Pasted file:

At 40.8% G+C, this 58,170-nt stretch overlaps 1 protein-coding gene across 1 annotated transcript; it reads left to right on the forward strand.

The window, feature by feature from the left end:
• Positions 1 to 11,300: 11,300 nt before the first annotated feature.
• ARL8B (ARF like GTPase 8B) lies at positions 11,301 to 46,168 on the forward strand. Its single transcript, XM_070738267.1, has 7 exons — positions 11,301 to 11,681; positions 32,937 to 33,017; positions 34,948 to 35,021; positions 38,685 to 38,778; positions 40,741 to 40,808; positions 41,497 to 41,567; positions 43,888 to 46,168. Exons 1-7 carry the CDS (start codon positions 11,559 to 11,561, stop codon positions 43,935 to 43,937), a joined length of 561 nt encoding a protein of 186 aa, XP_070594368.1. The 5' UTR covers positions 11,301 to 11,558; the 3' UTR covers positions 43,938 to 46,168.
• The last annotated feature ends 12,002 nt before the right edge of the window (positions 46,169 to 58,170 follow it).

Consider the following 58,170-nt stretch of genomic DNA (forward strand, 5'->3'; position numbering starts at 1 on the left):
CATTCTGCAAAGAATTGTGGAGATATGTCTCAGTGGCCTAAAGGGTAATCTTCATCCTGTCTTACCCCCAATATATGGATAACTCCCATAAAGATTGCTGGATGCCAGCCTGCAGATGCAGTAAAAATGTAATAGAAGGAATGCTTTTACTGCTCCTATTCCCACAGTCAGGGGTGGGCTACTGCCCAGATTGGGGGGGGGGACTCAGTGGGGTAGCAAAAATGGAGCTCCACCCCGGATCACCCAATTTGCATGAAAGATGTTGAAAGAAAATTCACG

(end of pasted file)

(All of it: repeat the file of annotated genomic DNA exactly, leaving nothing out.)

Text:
At 40.8% G+C, this 58,170-nt stretch overlaps 1 protein-coding gene across 1 annotated transcript; it reads left to right on the forward strand.

The window, feature by feature from the left end:
• Positions 1 to 11,300: 11,300 nt before the first annotated feature.
• ARL8B (ARF like GTPase 8B) lies at positions 11,301 to 46,168 on the forward strand. Its single transcript, XM_070738267.1, has 7 exons — positions 11,301 to 11,681; positions 32,937 to 33,017; positions 34,948 to 35,021; positions 38,685 to 38,778; positions 40,741 to 40,808; positions 41,497 to 41,567; positions 43,888 to 46,168. Exons 1-7 carry the CDS (start codon positions 11,559 to 11,561, stop codon positions 43,935 to 43,937), a joined length of 561 nt encoding a protein of 186 aa, XP_070594368.1. The 5' UTR covers positions 11,301 to 11,558; the 3' UTR covers positions 43,938 to 46,168.
• The last annotated feature ends 12,002 nt before the right edge of the window (positions 46,169 to 58,170 follow it).

Consider the following 58,170-nt stretch of genomic DNA (forward strand, 5'->3'; position numbering starts at 1 on the left):
CATTCTGCAAAGAATTGTGGAGATATGTCTCAGTGGCCTAAAGGGTAATCTTCATCCTGTCTTACCCCCAATATATGGATAACTCCCATAAAGATTGCTGGATGCCAGCCTGCAGATGCAGTAAAAATGTAATAGAAGGAATGCTTTTACTGCTCCTATTCCCACAGTCAGGGGTGGGCTACTGCCCAGATTGGGGGGGGGGACTCAGTGGGGTAGCAAAAATGGAGCTCCACCCCGGATCACCCAATTTGCATGAAAGATGTTGAAAGAAAATTCACG